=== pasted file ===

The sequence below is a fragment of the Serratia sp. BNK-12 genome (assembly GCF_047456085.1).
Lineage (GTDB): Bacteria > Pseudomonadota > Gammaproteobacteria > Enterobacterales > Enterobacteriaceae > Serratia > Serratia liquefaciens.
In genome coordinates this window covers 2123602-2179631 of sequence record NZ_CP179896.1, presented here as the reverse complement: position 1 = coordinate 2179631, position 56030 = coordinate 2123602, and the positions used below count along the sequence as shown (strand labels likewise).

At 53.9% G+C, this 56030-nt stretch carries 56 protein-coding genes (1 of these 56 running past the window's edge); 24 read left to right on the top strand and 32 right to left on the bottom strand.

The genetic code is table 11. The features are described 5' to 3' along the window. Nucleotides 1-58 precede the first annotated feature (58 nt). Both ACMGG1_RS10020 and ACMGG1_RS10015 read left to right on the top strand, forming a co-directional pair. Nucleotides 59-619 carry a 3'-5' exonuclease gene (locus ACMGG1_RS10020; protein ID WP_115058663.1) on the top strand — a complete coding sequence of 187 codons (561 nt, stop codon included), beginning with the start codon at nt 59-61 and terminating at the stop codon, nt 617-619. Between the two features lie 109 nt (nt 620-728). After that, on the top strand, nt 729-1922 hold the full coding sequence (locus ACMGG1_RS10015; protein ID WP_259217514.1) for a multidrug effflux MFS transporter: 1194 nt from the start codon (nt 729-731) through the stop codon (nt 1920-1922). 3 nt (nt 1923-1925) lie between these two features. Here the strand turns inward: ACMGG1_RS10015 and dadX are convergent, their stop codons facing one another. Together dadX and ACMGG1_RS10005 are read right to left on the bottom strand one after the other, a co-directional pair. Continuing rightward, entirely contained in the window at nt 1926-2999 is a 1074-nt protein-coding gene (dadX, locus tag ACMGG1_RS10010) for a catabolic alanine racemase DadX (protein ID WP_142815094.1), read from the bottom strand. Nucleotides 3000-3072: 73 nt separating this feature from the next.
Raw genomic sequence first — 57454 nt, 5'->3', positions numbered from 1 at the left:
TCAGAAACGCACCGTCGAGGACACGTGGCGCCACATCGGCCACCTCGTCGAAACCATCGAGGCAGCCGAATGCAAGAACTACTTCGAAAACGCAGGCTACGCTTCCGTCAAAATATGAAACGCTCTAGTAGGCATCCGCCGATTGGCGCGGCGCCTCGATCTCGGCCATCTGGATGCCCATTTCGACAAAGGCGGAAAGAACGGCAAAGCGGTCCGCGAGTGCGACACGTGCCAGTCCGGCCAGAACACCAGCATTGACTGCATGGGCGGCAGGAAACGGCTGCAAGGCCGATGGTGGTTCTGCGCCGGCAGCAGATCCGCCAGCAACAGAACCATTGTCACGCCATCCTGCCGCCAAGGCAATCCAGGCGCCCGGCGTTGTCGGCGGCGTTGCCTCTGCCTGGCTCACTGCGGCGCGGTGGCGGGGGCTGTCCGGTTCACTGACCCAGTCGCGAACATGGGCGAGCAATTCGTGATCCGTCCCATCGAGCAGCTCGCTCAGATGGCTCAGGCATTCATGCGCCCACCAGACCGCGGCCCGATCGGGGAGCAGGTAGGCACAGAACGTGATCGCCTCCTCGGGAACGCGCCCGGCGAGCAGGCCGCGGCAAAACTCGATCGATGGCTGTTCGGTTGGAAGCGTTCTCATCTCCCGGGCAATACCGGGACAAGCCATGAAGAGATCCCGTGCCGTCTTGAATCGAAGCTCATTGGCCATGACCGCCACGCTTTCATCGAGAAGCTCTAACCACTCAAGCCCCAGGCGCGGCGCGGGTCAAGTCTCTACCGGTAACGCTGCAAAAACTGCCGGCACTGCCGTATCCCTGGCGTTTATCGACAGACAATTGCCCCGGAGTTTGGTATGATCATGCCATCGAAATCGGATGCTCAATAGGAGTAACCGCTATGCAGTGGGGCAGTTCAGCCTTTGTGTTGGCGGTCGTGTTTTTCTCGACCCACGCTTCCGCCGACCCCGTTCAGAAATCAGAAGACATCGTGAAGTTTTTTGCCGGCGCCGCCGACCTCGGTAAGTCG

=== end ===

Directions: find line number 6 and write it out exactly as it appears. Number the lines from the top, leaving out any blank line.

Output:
Raw genomic sequence first — 57454 nt, 5'->3', positions numbered from 1 at the left: